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There has been some question on reverting back to a commit in git but I wanted to make sure. This SO page is one that helps the most: GIT revert to previous commit... how?

I have a previous commit, say 1.0 for a customer and it is complete. I commit (not sure if I push) and then create a new branch to work on the next version. Now, for some reason, the binary for 1.0 is "corrupted" and I need to go back but also keep the current modifications.

git log reveals this:

commit be01d2a99ec35bbfcdbca47d5570acef8c69b275
Author: Yko <xxxxxxxxx@gmail.com>
Date:   Mon Apr 25 10:25:35 2011 -0400

So, the steps I need to take is this?

1. git add .
2. git commit "good stopping point for v1.1"
3. git checkout be01...

I am assuming step #3 modifies all the source code? This is an XCode project (iPhone app) so I just have to reload the project file, build, and have the new binary .app?

Then, goes back to the latest version 1.1 with

git checkout "latest commit #"?


I'm new and don't want to lose any work. Appreciate the help!!!

EDIT: Based on a few answers, I want to clarify. 1. I do not want to merge any branches. I want to go back to version 1.0 and rebuild the source to create a new binary then hop back to where I was. Suppose verision 1.0 have apples to be $1.00 and version 1.10 have apples to be $1.10. I want to go back to version 1.0, rebuild the source code where apples are $1.00, give the binary to customer x. Then, hop back to version 1.10, keep working on it.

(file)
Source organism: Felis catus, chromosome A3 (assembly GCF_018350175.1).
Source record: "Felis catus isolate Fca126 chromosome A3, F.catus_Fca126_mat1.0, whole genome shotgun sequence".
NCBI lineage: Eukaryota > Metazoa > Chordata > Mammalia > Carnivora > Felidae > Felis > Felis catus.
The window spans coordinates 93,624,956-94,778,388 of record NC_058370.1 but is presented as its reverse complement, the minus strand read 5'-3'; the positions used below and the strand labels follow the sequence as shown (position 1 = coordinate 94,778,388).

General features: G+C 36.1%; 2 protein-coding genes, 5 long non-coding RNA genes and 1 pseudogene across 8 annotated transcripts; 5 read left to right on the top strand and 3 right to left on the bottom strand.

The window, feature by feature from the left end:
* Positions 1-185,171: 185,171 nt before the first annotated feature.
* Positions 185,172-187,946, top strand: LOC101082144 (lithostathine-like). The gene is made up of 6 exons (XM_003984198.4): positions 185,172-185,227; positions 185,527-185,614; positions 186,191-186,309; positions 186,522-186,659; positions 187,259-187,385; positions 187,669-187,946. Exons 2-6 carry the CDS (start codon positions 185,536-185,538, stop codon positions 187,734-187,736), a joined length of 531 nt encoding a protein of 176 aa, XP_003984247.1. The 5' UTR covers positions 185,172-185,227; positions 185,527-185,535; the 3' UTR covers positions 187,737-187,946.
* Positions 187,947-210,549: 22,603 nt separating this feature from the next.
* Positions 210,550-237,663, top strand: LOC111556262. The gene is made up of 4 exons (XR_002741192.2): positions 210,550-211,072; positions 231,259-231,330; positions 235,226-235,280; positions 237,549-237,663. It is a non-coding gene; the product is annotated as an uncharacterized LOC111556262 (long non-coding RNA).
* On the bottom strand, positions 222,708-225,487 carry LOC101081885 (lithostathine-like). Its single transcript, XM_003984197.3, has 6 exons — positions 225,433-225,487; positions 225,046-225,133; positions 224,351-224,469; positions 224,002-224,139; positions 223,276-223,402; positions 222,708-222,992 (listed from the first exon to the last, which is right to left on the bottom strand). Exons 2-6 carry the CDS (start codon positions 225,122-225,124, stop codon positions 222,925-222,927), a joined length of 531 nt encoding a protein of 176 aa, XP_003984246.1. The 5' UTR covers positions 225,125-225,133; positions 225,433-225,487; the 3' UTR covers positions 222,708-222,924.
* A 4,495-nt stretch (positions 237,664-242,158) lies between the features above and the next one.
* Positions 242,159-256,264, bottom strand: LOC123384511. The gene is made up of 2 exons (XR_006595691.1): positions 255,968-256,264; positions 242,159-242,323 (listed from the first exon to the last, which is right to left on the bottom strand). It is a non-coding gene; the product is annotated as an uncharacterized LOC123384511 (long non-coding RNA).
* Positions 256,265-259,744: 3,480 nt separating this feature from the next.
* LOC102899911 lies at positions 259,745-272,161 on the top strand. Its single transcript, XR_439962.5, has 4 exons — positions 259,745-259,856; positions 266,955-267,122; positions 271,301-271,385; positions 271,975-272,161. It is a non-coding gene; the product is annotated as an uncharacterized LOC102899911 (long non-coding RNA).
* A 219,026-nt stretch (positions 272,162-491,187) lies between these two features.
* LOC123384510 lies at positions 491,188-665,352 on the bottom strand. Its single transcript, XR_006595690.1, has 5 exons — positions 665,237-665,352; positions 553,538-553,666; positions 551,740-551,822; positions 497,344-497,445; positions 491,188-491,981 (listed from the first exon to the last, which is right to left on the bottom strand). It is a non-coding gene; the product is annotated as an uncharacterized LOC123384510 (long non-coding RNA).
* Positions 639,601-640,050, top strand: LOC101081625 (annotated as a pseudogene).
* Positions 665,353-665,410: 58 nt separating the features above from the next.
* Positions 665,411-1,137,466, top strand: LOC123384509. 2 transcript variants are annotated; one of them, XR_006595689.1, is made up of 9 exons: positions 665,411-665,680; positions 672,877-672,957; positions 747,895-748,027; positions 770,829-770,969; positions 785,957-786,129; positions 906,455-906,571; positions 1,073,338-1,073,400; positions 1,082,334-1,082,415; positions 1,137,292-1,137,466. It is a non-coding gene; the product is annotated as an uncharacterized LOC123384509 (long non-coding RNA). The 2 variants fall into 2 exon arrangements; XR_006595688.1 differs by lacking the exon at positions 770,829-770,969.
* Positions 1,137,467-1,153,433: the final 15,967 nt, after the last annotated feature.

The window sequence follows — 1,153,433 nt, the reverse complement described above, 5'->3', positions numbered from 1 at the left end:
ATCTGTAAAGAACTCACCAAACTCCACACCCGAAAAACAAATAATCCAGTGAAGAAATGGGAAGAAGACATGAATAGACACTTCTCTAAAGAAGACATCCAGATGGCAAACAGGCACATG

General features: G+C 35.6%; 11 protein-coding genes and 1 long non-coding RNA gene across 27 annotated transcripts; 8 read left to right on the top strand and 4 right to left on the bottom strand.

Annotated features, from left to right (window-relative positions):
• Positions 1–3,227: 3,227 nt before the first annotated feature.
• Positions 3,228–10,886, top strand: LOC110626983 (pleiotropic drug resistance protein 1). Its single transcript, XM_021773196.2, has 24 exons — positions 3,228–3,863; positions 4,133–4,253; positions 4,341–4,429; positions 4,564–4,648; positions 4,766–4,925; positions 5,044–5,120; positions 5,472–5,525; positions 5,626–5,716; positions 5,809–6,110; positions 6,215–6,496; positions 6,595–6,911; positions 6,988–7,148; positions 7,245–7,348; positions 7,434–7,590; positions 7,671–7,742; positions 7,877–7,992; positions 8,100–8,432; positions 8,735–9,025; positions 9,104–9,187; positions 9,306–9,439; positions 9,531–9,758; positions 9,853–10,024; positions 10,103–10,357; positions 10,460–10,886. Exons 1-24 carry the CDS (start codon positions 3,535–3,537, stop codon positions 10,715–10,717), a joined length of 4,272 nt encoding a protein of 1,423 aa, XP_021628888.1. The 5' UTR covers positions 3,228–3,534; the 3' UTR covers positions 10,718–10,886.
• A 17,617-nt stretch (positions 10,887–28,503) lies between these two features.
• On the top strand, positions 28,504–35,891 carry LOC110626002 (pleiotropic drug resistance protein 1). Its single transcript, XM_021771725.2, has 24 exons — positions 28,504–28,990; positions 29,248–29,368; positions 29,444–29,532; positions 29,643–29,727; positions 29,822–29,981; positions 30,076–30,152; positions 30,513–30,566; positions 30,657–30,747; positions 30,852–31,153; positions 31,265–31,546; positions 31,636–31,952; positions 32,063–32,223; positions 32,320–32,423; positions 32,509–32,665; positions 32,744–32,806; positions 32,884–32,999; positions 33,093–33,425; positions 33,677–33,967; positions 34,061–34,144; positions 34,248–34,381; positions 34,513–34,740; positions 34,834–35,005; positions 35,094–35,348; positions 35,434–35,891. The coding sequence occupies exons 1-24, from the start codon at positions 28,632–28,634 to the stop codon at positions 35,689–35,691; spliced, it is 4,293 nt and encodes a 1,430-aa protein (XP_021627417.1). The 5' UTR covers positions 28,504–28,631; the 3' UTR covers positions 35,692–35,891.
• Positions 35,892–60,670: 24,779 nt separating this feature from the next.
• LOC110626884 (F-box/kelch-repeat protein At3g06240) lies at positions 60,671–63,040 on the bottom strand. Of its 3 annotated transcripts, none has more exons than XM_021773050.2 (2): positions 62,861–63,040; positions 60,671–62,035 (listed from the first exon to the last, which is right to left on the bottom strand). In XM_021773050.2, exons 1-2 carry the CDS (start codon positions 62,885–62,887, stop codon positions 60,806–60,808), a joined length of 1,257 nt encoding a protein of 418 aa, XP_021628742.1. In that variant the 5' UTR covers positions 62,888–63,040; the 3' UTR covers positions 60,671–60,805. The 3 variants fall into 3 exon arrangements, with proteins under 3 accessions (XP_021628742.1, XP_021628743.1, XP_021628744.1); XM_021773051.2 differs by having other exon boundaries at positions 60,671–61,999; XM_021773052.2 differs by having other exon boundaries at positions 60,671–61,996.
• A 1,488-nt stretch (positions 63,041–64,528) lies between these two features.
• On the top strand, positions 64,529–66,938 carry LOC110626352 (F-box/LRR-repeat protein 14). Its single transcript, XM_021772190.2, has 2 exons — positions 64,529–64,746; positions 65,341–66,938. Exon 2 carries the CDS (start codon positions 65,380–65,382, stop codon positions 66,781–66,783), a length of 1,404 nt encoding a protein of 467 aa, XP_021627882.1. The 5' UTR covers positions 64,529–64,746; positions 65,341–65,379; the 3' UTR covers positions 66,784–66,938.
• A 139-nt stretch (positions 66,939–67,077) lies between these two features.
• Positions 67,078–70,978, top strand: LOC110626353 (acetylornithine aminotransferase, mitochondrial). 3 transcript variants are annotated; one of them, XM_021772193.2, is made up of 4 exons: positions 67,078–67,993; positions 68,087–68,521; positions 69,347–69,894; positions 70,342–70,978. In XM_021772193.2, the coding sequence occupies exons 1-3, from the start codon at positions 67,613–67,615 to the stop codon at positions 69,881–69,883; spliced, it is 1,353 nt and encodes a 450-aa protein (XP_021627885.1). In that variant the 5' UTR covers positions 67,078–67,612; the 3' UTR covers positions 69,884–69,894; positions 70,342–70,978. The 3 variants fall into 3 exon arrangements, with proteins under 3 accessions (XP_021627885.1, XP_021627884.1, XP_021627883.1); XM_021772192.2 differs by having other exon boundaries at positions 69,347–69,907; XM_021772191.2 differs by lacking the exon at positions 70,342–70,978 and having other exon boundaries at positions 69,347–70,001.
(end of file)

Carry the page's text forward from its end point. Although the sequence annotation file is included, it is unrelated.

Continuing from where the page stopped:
Thanks again!!!

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How does one "go back but keep the current modifications"? How is that different from just using the 1.1 version? –  eykanal May 2 '11 at 15:32
The version 1.1 has new stuff in it. I want to go back to 1.0 build the binary and then change back to 1.1. OK. I will give an example. suppose 1.0 has the price of apples to be $1 and then 1.1 is $1.10. The 1.1 is not ready for public yet but the 1.0 version binary is corrupted... –  Yko May 2 '11 at 15:38
What's the output when you execute 'git branch' inside your repository? –  Garrett Hyde May 2 '11 at 15:46
When you want to go back to your 1.1 code, just execute 'git checkout <name of branch>'. –  Garrett Hyde May 2 '11 at 15:53
If you're new to git, this tutorial will help you better understand how git works. eecs.harvard.edu/~cduan/technical/git –  Garrett Hyde May 2 '11 at 16:00
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2 Answers 2

up vote 3 down vote accepted

You could do it like this:

git tag 1.0
git add .
git commit -m "good stopping point for v1.1"
git tag 1.1
git checkout 1.0
.. do your build stuff/whatever
git checkout 1.1
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And if you don't have tags in your repository, you could use branch names instead. –  Garrett Hyde May 2 '11 at 15:54
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Your steps are just fine, and you will not lose any work doing it that way. You may want to check out the git stash command to avoid step 2 if you're not really at a good stopping point.

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